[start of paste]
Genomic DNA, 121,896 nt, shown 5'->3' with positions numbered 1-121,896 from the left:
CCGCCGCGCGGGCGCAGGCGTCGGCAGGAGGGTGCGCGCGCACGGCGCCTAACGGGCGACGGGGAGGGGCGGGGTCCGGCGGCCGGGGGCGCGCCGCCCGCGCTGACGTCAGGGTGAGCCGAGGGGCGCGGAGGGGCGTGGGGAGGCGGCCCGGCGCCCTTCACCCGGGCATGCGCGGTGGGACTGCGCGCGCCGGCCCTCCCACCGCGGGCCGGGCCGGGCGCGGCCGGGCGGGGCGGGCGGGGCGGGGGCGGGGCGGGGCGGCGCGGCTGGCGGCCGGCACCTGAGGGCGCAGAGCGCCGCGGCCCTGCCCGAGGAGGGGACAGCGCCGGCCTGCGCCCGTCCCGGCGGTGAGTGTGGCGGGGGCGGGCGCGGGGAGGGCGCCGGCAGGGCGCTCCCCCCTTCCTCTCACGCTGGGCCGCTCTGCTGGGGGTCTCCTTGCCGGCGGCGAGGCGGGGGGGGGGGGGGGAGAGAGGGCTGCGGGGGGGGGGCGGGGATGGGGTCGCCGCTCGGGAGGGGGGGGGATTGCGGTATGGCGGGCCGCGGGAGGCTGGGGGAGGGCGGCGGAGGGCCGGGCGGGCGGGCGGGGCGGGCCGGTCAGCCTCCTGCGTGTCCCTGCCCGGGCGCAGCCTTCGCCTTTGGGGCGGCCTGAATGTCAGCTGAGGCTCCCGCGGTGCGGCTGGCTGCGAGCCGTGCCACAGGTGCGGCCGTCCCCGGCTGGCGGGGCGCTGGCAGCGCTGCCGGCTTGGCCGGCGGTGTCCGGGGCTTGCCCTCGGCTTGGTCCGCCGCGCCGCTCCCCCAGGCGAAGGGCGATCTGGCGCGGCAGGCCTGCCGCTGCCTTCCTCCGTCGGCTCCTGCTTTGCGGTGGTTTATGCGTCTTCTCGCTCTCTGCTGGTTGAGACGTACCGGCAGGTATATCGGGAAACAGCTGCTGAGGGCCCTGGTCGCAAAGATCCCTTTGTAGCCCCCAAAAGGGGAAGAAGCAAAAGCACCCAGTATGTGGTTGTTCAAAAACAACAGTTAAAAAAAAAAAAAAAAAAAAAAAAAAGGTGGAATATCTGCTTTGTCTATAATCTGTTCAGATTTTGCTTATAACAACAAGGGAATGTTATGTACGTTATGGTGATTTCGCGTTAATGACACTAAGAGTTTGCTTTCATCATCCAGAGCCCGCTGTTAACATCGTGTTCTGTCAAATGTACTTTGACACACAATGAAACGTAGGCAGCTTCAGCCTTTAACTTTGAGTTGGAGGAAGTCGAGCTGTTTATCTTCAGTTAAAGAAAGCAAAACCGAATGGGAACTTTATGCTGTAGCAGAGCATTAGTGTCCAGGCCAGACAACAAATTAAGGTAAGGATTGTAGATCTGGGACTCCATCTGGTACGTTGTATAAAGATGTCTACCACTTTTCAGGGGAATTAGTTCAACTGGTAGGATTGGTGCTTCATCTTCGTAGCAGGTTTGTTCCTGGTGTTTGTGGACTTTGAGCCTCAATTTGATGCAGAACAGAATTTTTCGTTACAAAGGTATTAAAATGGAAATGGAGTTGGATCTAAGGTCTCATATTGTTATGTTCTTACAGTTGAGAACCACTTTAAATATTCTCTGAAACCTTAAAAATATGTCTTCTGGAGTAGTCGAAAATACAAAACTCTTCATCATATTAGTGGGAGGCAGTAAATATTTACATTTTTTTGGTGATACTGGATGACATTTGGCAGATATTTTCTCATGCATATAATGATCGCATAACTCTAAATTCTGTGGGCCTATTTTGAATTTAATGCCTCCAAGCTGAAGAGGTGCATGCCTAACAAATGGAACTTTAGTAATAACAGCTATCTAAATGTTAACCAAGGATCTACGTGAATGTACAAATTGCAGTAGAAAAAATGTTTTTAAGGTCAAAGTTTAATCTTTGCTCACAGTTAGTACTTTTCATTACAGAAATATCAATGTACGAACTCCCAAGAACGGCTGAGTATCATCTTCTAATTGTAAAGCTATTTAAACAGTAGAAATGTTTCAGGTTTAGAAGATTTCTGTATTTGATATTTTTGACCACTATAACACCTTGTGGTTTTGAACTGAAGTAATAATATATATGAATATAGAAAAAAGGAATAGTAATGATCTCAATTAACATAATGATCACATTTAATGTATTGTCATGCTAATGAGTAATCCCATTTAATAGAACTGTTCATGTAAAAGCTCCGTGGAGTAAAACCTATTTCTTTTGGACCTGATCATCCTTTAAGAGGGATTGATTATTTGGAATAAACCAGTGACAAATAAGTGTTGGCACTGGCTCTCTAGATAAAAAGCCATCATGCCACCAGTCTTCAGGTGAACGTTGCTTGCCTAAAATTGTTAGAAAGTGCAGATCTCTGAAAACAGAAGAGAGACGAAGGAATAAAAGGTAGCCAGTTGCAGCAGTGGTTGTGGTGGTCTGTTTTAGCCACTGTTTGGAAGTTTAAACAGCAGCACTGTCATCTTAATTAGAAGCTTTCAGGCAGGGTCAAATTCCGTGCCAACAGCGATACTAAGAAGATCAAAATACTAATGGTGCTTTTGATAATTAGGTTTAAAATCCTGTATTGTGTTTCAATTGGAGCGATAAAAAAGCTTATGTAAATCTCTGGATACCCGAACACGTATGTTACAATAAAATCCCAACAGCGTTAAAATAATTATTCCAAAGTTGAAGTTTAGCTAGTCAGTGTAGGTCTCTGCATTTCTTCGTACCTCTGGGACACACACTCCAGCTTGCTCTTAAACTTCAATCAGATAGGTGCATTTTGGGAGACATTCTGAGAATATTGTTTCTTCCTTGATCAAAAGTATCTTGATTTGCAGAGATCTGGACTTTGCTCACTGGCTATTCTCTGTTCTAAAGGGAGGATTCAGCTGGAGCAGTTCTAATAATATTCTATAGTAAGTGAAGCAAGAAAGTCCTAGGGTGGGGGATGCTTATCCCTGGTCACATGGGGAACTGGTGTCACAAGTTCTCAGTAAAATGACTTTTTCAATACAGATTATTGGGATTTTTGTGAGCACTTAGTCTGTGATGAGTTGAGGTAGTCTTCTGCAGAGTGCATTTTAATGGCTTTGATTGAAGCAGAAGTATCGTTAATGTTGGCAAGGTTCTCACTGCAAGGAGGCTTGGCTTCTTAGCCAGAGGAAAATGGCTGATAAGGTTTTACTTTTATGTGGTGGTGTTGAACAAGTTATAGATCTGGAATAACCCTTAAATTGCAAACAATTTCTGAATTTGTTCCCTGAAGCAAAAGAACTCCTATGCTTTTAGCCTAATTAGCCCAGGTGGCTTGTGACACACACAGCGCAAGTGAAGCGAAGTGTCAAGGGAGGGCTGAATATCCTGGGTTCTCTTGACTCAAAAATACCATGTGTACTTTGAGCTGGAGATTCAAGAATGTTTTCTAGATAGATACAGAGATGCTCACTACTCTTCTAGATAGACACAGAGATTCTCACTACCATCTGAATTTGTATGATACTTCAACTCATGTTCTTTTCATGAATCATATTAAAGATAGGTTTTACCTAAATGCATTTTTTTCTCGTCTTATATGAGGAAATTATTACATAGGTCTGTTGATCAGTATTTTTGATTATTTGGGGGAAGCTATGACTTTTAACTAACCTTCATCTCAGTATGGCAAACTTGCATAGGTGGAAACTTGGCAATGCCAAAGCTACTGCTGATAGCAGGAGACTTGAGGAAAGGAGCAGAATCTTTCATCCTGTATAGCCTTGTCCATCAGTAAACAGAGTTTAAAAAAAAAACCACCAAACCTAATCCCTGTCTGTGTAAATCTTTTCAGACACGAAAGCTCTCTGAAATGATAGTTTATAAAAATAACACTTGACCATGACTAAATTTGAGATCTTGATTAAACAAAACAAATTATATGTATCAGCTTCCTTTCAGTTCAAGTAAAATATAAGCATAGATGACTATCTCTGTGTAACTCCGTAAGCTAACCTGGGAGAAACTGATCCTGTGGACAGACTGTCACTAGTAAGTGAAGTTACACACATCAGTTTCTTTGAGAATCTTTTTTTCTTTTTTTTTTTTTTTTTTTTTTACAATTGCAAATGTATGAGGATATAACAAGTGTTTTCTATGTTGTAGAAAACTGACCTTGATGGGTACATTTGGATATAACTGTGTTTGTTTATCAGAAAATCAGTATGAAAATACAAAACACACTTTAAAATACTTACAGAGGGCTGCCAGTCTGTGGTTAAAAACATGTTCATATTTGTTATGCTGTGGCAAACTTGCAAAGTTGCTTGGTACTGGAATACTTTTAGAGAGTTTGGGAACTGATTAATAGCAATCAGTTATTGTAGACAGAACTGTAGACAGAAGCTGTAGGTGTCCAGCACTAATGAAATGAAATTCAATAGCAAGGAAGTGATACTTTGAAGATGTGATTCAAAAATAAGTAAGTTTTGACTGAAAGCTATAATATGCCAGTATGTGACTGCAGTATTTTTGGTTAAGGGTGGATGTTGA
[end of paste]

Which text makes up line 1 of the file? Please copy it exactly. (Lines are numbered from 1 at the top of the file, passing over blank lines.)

Genomic DNA, 121,896 nt, shown 5'->3' with positions numbered 1-121,896 from the left: